From what I have seen the builder will try and sell the homes themselves without placeing listing with another outside broker. Most have brokers and list them on the mls themselves. I have recently seen kb homes, elite communities and continental homes list their own homes on the mls.They might simply list a couple of properties in the subdivision to get traffic. I have recently seen where the builder had one home left in a community and listed with an outside realtor to sell it.

I have even seen where an outside realtor lists a new home builders property as their own listing. They must have something worked out with the builder.

Comment by Weeksy
2006-03-04 17:28:40

San Diego MLS has several new homes in Carmel Valley (92130) that either complete, or almost complete, being listed by builders. In particular Standard Pacific for thier Airoso development and DR Horton for thier Pell Place development. And, some of these listings have had price reductions too, take a look at Ziprealty.

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Comment by waiting_for_road_kill_in_PHX
2006-03-04 17:29:34

Interesting. Thanks for the info.

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Comment by rudekarl
2006-03-04 16:18:45

“Some buyers could find themselves on the hook for more than their initial down payment. If a house is resold for less than the original purchase price, ‘we are able to go back to the initial purchaser and recoup some of the losses we had there,’ says Mr. Hughes of Brookfield Homes.”

Sounds like Brookfield Homes are a nice, caring company with which to to business. If I were Mr. Hughes, I’d make sure my sales folks didn’t misrepresent anything in the presentation and sales process. Those counter-claims can really suck.

Comment by waiting_for_road_kill_in_PHX
2006-03-04 16:24:00

that would suck to be owning a home in one of those Brookfield Homes neighborhoods. What if you had to legitimately sell because of a move/job transfer/household budget change?

Comment by Judicious1
2006-03-04 16:31:54

You’ve already said - it would suck.

Comment by rudekarl
2006-03-04 18:19:43

I think they are talking about people backing out of the deal and the builder having to resell the home at a price that is less than what the original buyer agreed to pay. In that case, this guy is saying he would go after the folks who backed out for the difference between what they contracted to pay and what the builder ultimately received from a subsequent buyer.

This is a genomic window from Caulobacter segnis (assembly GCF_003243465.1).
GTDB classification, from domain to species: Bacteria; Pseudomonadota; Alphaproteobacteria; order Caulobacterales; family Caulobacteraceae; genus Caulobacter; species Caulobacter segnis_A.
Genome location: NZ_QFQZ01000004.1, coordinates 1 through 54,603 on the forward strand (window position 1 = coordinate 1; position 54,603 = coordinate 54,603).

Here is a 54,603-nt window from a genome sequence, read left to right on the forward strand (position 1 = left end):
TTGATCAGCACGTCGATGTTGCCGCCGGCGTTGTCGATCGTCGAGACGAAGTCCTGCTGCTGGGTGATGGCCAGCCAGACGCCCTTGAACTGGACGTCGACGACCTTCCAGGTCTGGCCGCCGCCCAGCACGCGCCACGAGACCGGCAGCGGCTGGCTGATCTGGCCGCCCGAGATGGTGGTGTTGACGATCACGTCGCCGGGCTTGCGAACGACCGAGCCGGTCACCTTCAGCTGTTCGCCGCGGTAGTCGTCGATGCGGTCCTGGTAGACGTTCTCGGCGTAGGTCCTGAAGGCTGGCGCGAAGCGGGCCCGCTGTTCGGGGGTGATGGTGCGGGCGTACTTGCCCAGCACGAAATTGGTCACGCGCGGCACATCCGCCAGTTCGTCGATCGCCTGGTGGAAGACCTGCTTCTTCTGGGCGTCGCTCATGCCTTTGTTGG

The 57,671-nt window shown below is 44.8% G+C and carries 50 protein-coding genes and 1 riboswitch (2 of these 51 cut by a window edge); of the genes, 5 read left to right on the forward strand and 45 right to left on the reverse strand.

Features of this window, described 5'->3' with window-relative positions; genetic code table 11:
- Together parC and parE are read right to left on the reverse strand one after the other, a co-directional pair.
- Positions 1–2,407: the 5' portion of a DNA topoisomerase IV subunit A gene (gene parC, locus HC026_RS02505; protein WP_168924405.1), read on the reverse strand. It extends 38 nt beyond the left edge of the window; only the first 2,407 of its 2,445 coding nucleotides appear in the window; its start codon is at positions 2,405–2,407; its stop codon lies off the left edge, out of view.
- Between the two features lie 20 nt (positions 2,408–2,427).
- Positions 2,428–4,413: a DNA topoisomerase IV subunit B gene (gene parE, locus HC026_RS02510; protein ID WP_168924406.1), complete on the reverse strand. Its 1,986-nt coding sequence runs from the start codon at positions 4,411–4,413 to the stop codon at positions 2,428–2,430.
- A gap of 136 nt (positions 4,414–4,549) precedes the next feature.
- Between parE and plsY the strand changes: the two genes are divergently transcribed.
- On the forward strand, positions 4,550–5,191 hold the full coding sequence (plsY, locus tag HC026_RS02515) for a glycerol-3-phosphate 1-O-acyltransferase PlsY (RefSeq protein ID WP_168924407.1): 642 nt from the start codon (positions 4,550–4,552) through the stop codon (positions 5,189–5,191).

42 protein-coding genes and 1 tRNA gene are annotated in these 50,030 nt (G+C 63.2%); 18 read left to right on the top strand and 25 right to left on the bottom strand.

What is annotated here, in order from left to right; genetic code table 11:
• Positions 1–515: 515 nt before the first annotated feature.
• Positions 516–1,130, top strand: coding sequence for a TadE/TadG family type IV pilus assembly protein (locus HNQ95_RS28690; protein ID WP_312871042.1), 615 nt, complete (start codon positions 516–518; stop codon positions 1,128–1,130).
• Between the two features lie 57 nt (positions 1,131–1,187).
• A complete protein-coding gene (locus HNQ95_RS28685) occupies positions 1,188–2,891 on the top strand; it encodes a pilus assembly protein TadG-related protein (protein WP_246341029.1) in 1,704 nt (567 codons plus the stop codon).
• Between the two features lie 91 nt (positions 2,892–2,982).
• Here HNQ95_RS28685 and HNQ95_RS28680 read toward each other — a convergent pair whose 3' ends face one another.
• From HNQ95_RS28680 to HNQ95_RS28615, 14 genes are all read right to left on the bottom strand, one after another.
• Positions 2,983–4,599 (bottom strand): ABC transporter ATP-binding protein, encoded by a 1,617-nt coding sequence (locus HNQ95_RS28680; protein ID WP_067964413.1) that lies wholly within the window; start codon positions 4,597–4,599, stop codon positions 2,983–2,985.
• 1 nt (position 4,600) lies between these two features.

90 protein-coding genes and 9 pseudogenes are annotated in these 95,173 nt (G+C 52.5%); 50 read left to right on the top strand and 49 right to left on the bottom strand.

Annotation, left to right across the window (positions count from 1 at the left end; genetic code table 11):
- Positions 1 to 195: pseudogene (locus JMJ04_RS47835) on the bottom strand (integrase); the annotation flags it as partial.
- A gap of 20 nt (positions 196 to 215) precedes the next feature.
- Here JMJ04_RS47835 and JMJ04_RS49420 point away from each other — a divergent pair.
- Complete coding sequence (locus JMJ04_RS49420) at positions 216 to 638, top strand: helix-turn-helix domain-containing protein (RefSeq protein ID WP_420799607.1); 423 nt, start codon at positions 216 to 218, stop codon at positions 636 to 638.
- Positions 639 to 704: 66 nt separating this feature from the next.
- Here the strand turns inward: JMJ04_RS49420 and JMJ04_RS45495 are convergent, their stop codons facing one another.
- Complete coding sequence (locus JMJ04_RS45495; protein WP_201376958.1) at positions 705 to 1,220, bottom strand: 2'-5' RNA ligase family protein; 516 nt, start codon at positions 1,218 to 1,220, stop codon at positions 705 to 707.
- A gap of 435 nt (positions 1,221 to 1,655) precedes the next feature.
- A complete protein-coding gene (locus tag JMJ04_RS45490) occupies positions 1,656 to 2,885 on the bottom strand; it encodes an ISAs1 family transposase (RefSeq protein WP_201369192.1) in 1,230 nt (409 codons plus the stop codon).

Comment by rudekarl
2006-03-04 18:20:51

less the applicable down payment the original buyer put down on the home. I left that out.

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Comment by txchick57
2006-03-04 17:17:09

Rock star bimbo w/granite countertops seeks sucker, er, buyer . . .

Comment by John Law
2006-03-04 17:28:38

some of my favorite quotes saved.

But Tuccillo, a Sarasotan who is former chief economist of the National Association of Realtors, says the housing market remains on strong footing.

“There’s no way you can’t interpret this as a slowing down of the market,” he said. “But no market goes to pot unless the underlying economy goes to pot, and that’s not happening here. We’re going through a cycle. This is a marginal change downward and the market will stabilize.”

And this land-locked community shouldn’t expect prices to come down soon, if ever, said Tom Brewster, president of AZNorth Development and Investments. The shortage of available land coupled with building materials inflating more than 5 percent a year means even new houses can’t be built to meet the demand for properties priced below $300,000.

“I am astonished,” said David Lereah, the NAR’s chief economist, who said that the data suggest a sea change in the role of real estate in the nation’s economy.
“What we’re seeing is that real estate is no longer just a place to live. It’s a viable alternative to stocks and bonds,” Lereah said. “Sept. 11 changed real estate forever, the way people look at it. They’re nervous about stocks and bonds and they’re placing money in real estate, which has proven to be a stable and wealth-building asset.”

“National Association of Realtors Chief Economist David Lereah said. “Home sales are coming down from the mountain peak, but they will level out a high plateau — a plateau that is higher than previous peaks in the housing cycle.”

“I’m absolutely delighted that things have slowed down,” said Alan Nevin, director of economic research for MarketPointe Realty Advisors in San Diego.

“The last three years, from a macro-economic standpoint, have been very profitable —- and very unhealthy, because it was an abnormal rate of growth. Normally when you have a situation like we’ve had the last three years, you typically have a major correction. Fortunately, we are not going to have a major correction.”

Comment by crash1
2006-03-04 18:49:38

The shortage of available land coupled with building materials inflating more than 5 percent a year means even new houses can’t be built to meet the demand for properties priced below $300,000.

As the construction industry cools, building materials will fall. Cheap immigrant labor and unemployed homebuilders will cause labor prices to fall.

Comment by dennis
2006-03-04 22:32:12

What shortage of land!!!!! Have you been up in a plane lately? Maybe you should pull your head out and look around. There is more land to be developed than there are people to live in the structures to be built. Price will come down…..It is just a matter of when, where how much and how fast.